The other day, I wrote about vias near pads. The post got a couple of interesting comments.
In one of the comments, Mitch said, “When I was learning PCB design in the 1980s, I was taught by a mentor that understood assembly very well.” I think that highlights a big component of the problem. I suspect that a lot of folks doing layout today were not taught by anyone but themselves.
CAD packages may have instruction manuals and tutorials, but learning how to use a software package is a lot different than learning how to do the actual process well. It’s possible to be very proficient at using a word processor, but still not know how to write well.
It’s not an uncommon scenario these days, especially after the economic suckiness of last year, to come in to work expecting to hand off a schematic to the layout engineer only to find that “tag you’re it.”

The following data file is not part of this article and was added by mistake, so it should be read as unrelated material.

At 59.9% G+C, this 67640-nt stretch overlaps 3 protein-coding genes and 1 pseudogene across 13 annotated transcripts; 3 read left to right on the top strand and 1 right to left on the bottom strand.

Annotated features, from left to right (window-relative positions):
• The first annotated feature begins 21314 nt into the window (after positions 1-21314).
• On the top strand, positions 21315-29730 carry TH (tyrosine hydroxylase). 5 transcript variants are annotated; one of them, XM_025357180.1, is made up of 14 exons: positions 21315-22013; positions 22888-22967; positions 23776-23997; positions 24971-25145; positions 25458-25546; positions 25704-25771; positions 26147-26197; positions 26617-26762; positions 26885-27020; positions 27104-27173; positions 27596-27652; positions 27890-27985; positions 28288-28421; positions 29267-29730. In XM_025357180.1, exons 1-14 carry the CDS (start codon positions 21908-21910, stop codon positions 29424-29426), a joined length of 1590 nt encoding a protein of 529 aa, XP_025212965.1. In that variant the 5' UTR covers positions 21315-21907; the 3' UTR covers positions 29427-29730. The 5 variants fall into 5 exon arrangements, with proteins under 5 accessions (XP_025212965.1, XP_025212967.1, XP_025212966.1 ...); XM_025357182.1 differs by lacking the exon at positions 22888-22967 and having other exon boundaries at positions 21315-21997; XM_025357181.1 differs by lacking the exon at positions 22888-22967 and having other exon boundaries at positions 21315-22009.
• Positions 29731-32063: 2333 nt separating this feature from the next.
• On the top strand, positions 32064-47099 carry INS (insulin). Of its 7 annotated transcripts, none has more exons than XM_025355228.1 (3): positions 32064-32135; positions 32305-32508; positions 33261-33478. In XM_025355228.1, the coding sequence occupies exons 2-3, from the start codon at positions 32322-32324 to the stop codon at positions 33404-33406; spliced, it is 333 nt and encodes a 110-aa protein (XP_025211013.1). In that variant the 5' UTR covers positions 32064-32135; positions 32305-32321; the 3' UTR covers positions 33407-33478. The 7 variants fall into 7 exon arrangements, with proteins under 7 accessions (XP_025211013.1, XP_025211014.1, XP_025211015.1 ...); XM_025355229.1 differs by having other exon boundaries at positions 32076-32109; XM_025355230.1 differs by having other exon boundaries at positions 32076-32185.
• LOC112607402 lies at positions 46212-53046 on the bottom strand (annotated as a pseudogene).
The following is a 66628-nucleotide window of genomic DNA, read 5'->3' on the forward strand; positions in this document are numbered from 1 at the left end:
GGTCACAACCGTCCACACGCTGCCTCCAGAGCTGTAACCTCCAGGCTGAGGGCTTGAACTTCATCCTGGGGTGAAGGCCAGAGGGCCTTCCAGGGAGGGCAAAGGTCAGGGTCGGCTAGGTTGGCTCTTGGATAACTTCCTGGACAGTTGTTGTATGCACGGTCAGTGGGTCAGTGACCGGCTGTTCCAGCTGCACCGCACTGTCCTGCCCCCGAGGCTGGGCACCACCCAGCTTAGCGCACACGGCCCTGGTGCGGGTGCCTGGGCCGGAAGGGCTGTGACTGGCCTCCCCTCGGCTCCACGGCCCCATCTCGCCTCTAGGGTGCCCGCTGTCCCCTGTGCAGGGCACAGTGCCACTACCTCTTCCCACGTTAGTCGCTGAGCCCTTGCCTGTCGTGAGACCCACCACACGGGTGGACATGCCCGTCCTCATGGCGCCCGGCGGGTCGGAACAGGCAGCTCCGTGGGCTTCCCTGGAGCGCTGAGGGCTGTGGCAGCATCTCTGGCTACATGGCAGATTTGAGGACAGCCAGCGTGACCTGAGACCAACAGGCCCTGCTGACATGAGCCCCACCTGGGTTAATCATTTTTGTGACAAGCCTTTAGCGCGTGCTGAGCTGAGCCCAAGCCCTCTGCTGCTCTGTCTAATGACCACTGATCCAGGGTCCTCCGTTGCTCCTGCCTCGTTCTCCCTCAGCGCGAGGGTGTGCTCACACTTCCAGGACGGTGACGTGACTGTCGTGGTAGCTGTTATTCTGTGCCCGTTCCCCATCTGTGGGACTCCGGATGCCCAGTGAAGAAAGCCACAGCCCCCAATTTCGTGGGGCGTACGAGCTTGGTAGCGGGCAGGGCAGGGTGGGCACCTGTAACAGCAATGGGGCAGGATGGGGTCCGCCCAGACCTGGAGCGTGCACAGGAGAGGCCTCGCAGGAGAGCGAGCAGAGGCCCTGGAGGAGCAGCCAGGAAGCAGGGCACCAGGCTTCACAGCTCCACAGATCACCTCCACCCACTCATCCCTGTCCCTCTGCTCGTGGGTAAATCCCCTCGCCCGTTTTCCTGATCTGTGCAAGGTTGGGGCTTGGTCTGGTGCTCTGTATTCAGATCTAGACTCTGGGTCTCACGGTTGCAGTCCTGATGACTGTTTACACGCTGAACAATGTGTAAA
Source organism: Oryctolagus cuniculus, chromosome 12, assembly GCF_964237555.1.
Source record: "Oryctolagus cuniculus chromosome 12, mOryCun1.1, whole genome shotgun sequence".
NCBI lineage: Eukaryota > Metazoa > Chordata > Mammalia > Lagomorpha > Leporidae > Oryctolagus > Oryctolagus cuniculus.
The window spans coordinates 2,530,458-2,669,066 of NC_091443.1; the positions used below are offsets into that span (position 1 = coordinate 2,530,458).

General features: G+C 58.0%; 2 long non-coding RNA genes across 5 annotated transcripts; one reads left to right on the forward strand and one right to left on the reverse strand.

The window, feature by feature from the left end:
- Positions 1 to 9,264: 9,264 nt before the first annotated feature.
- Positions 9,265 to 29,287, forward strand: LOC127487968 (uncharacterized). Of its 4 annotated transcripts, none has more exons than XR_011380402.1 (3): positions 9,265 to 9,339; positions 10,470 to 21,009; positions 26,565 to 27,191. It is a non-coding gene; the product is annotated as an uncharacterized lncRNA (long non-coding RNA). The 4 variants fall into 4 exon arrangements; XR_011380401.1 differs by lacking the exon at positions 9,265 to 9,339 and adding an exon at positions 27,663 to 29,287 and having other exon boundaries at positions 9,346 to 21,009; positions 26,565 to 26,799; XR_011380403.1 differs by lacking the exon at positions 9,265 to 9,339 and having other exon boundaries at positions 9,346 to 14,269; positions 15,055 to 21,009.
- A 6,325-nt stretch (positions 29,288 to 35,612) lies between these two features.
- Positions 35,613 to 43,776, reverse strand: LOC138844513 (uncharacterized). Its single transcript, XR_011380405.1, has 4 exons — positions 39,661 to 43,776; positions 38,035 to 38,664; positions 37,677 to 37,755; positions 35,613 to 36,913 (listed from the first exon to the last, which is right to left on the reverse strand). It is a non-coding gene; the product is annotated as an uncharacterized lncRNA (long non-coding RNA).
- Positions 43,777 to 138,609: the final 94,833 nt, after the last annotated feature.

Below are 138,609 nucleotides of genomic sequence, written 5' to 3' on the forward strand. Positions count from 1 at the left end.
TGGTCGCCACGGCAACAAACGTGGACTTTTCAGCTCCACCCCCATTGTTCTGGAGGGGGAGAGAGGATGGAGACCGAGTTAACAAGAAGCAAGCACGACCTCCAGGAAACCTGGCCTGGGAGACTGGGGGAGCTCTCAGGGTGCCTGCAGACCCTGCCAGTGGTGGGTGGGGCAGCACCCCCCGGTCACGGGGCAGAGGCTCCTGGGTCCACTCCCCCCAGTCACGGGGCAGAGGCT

Howard, in another comment, suggested that in his experience, filling and plating over vias in pads typically only adds about 8% to the PCB cost. In smaller prototype quantities, it may be a little more then that, but what’s the cost of a failed assembly? If you have the room to move the vias off the pads, the only cost may be in layout time. If space is critical or if there are signal/noise/thermal issues that force the vias to be in the pads, then you’ll just have to spend the extra to fill and plate.
If you do find yourself suddenly tasked with layout and you’ve never done one before, find a mentor (or maybe a Minotaur), read up online, call up a manufacturing person, study the Screaming Circuits blog. What ever you do, figure out all these little traps like vias in pad, components library foot print issues, spacing issues, thermal issues, etc. Then dive into the layout and learn from each one. Drink some tea too. It can relax you. Just try to stay away from Oreos and ice cream late at night.
What’s the deal with 1729?